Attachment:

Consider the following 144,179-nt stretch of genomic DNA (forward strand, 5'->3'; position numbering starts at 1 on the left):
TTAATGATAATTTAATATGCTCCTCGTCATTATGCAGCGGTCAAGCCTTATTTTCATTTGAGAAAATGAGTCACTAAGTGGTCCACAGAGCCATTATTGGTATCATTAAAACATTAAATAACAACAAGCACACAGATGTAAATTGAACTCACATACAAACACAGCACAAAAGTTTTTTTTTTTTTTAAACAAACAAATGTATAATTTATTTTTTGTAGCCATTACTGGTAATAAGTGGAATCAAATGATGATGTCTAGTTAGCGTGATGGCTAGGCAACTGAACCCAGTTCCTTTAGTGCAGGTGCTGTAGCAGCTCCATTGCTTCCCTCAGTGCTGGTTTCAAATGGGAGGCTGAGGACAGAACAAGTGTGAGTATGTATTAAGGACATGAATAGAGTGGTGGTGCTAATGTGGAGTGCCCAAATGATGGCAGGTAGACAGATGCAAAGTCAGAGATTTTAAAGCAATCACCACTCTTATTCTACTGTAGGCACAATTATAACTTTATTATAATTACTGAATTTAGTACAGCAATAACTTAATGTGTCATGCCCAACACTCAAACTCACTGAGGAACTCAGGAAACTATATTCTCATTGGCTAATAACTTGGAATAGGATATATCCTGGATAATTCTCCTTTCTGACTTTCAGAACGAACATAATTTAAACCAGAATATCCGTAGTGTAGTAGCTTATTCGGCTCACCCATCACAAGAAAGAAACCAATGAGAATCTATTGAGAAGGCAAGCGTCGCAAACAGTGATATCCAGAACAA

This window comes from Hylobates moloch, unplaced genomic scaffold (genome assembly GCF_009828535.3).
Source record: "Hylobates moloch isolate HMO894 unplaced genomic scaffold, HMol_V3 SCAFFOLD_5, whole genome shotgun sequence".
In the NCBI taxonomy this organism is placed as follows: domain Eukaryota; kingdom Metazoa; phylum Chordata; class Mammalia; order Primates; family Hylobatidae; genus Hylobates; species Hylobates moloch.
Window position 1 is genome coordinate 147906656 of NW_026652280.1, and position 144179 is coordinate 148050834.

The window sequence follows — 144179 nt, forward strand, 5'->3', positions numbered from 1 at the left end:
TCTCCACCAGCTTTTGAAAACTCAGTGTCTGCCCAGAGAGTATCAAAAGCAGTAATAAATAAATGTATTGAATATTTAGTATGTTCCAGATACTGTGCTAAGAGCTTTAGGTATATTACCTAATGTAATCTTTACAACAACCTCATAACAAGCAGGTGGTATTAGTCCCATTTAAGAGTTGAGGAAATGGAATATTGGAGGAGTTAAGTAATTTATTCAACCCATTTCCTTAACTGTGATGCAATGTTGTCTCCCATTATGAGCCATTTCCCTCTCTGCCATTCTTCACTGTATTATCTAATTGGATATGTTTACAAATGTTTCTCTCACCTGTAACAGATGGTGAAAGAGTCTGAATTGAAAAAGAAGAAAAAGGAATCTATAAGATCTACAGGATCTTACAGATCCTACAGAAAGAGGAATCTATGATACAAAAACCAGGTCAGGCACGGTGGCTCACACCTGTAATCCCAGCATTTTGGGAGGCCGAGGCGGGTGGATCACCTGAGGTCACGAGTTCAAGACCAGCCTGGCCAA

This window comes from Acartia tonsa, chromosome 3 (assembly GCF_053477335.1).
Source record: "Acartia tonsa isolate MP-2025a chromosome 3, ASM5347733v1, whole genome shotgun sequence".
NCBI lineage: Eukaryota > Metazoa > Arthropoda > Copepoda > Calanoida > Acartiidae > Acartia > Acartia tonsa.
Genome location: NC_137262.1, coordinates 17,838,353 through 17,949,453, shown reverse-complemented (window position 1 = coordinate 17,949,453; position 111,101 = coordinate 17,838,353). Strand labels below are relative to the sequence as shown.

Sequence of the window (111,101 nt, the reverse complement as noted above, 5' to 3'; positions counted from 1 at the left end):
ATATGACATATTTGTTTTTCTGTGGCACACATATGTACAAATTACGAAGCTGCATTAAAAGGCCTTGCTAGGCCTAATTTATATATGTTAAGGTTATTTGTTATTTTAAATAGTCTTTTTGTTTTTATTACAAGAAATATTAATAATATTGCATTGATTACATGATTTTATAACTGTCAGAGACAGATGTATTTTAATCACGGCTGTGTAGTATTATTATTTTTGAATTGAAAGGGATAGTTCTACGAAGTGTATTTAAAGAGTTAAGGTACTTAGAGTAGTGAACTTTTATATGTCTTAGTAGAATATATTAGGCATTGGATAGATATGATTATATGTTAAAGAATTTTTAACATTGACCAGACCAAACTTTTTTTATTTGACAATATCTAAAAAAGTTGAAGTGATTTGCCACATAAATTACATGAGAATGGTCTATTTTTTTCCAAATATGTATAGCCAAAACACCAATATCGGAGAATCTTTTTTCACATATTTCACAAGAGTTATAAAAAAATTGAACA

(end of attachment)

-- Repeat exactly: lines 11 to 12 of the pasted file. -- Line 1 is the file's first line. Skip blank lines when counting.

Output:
NCBI lineage: Eukaryota > Metazoa > Arthropoda > Copepoda > Calanoida > Acartiidae > Acartia > Acartia tonsa.
Genome location: NC_137262.1, coordinates 17,838,353 through 17,949,453, shown reverse-complemented (window position 1 = coordinate 17,949,453; position 111,101 = coordinate 17,838,353). Strand labels below are relative to the sequence as shown.